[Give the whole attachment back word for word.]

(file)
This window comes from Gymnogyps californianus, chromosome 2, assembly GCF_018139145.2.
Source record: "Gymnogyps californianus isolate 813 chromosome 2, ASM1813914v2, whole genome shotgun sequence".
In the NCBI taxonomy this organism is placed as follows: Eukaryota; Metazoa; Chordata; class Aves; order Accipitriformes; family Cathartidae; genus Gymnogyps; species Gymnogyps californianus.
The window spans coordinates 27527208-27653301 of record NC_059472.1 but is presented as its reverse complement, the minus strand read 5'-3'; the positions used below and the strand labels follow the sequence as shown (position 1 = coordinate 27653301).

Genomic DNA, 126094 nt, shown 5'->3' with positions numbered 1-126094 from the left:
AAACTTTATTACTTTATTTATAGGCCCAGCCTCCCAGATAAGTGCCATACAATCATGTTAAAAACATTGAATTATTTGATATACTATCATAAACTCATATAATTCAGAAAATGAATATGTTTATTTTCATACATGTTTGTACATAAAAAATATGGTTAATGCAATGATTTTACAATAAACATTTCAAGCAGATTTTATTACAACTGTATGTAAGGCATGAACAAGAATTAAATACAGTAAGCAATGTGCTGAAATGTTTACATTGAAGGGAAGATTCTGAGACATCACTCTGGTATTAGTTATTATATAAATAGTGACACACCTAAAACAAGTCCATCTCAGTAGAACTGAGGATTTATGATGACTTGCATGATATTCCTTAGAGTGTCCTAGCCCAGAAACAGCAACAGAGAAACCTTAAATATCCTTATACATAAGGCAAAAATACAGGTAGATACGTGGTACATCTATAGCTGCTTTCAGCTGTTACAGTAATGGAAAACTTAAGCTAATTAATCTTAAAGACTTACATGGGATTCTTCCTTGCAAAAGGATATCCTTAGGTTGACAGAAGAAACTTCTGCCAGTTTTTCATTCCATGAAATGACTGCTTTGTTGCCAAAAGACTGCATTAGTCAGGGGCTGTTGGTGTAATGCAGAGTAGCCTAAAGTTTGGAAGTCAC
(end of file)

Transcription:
This window comes from Gymnogyps californianus, chromosome 2, assembly GCF_018139145.2.
Source record: "Gymnogyps californianus isolate 813 chromosome 2, ASM1813914v2, whole genome shotgun sequence".
In the NCBI taxonomy this organism is placed as follows: Eukaryota; Metazoa; Chordata; class Aves; order Accipitriformes; family Cathartidae; genus Gymnogyps; species Gymnogyps californianus.
The window spans coordinates 27527208-27653301 of record NC_059472.1 but is presented as its reverse complement, the minus strand read 5'-3'; the positions used below and the strand labels follow the sequence as shown (position 1 = coordinate 27653301).

Genomic DNA, 126094 nt, shown 5'->3' with positions numbered 1-126094 from the left:
AAACTTTATTACTTTATTTATAGGCCCAGCCTCCCAGATAAGTGCCATACAATCATGTTAAAAACATTGAATTATTTGATATACTATCATAAACTCATATAATTCAGAAAATGAATATGTTTATTTTCATACATGTTTGTACATAAAAAATATGGTTAATGCAATGATTTTACAATAAACATTTCAAGCAGATTTTATTACAACTGTATGTAAGGCATGAACAAGAATTAAATACAGTAAGCAATGTGCTGAAATGTTTACATTGAAGGGAAGATTCTGAGACATCACTCTGGTATTAGTTATTATATAAATAGTGACACACCTAAAACAAGTCCATCTCAGTAGAACTGAGGATTTATGATGACTTGCATGATATTCCTTAGAGTGTCCTAGCCCAGAAACAGCAACAGAGAAACCTTAAATATCCTTATACATAAGGCAAAAATACAGGTAGATACGTGGTACATCTATAGCTGCTTTCAGCTGTTACAGTAATGGAAAACTTAAGCTAATTAATCTTAAAGACTTACATGGGATTCTTCCTTGCAAAAGGATATCCTTAGGTTGACAGAAGAAACTTCTGCCAGTTTTTCATTCCATGAAATGACTGCTTTGTTGCCAAAAGACTGCATTAGTCAGGGGCTGTTGGTGTAATGCAGAGTAGCCTAAAGTTTGGAAGTCAC